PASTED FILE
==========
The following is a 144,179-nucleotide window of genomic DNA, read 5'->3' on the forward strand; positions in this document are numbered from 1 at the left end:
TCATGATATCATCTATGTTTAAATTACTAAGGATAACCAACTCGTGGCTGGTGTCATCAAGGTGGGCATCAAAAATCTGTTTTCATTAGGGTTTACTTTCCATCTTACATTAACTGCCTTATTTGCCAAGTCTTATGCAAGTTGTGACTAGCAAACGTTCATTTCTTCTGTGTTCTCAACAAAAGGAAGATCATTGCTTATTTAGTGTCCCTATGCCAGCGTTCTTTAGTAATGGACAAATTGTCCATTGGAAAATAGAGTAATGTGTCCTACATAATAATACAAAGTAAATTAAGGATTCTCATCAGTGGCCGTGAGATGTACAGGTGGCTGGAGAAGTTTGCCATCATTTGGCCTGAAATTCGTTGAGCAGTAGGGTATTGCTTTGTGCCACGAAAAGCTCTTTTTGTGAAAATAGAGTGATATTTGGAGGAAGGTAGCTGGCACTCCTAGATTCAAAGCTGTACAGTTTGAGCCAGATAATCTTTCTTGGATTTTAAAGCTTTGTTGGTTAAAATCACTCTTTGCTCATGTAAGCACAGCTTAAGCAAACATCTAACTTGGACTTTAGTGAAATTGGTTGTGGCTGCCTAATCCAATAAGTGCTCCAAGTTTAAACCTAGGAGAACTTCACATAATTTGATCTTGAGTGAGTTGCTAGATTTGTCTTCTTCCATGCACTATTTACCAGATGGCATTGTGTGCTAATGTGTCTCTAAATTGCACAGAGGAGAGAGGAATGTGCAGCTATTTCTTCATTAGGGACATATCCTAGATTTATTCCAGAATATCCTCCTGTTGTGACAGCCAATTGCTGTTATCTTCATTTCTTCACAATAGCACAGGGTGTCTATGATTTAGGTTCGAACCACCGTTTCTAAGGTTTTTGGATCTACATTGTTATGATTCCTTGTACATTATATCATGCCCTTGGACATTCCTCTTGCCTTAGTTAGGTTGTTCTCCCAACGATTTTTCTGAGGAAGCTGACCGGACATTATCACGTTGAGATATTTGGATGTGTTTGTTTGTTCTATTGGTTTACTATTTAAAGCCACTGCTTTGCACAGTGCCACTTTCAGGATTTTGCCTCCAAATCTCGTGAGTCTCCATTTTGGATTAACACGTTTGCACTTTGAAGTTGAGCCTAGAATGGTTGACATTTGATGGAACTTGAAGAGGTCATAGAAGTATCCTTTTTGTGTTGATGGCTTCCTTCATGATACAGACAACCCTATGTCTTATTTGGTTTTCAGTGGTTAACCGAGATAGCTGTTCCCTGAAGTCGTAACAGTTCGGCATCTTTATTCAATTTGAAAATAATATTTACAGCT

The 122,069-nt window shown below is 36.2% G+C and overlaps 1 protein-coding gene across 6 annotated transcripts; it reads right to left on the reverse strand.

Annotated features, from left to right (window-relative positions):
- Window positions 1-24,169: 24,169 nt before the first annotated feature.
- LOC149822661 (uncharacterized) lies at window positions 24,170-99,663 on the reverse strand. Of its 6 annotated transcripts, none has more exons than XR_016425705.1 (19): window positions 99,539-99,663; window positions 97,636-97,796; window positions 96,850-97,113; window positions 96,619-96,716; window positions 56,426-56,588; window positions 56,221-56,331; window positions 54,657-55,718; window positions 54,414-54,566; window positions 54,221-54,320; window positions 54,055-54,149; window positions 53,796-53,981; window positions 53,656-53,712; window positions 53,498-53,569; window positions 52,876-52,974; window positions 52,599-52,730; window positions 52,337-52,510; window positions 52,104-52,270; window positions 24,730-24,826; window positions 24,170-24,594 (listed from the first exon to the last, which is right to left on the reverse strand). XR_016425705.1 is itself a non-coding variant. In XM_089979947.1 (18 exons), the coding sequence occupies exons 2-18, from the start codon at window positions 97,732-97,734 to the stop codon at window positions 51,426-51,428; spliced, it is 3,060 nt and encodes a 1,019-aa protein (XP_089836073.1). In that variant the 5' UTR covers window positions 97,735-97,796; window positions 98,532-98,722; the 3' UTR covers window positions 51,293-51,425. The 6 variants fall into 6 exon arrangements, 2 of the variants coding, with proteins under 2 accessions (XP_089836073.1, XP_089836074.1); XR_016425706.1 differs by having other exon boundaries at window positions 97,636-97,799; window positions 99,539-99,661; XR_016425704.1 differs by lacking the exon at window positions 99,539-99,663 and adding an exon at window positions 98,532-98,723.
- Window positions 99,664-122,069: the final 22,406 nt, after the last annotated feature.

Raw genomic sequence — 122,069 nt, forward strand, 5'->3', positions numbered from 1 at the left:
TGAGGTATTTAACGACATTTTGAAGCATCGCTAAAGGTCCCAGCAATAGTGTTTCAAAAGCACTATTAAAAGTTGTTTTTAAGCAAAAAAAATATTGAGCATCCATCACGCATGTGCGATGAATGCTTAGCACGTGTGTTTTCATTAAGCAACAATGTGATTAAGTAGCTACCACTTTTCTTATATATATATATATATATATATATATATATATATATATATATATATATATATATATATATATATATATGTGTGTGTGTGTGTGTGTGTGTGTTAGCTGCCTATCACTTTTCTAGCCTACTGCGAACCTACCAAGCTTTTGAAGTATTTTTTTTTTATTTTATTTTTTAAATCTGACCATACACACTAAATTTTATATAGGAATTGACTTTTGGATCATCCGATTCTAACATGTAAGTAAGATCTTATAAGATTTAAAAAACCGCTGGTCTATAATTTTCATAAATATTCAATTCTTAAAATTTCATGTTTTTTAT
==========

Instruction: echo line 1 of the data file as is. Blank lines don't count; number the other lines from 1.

The following is a 144,179-nucleotide window of genomic DNA, read 5'->3' on the forward strand; positions in this document are numbered from 1 at the left end: